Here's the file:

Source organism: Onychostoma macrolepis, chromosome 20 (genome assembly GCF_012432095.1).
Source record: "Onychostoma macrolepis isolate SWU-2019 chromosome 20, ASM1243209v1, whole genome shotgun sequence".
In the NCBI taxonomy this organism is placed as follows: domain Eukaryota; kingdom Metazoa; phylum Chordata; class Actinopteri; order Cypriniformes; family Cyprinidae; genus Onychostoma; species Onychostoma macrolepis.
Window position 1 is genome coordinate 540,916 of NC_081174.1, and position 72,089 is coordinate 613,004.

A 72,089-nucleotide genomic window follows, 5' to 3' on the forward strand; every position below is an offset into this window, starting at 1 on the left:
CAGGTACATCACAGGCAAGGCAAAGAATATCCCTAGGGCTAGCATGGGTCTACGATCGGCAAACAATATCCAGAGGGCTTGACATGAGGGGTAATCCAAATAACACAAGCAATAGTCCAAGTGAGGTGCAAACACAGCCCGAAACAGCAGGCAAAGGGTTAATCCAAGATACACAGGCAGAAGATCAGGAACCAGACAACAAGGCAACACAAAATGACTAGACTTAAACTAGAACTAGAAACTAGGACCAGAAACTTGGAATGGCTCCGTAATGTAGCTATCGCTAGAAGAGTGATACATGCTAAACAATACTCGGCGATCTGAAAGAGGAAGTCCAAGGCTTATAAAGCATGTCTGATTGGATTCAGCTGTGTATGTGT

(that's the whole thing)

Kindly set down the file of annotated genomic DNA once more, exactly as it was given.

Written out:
Source organism: Onychostoma macrolepis, chromosome 20 (genome assembly GCF_012432095.1).
Source record: "Onychostoma macrolepis isolate SWU-2019 chromosome 20, ASM1243209v1, whole genome shotgun sequence".
In the NCBI taxonomy this organism is placed as follows: domain Eukaryota; kingdom Metazoa; phylum Chordata; class Actinopteri; order Cypriniformes; family Cyprinidae; genus Onychostoma; species Onychostoma macrolepis.
Window position 1 is genome coordinate 540,916 of NC_081174.1, and position 72,089 is coordinate 613,004.

A 72,089-nucleotide genomic window follows, 5' to 3' on the forward strand; every position below is an offset into this window, starting at 1 on the left:
CAGGTACATCACAGGCAAGGCAAAGAATATCCCTAGGGCTAGCATGGGTCTACGATCGGCAAACAATATCCAGAGGGCTTGACATGAGGGGTAATCCAAATAACACAAGCAATAGTCCAAGTGAGGTGCAAACACAGCCCGAAACAGCAGGCAAAGGGTTAATCCAAGATACACAGGCAGAAGATCAGGAACCAGACAACAAGGCAACACAAAATGACTAGACTTAAACTAGAACTAGAAACTAGGACCAGAAACTTGGAATGGCTCCGTAATGTAGCTATCGCTAGAAGAGTGATACATGCTAAACAATACTCGGCGATCTGAAAGAGGAAGTCCAAGGCTTATAAAGCATGTCTGATTGGATTCAGCTGTGTATGTGT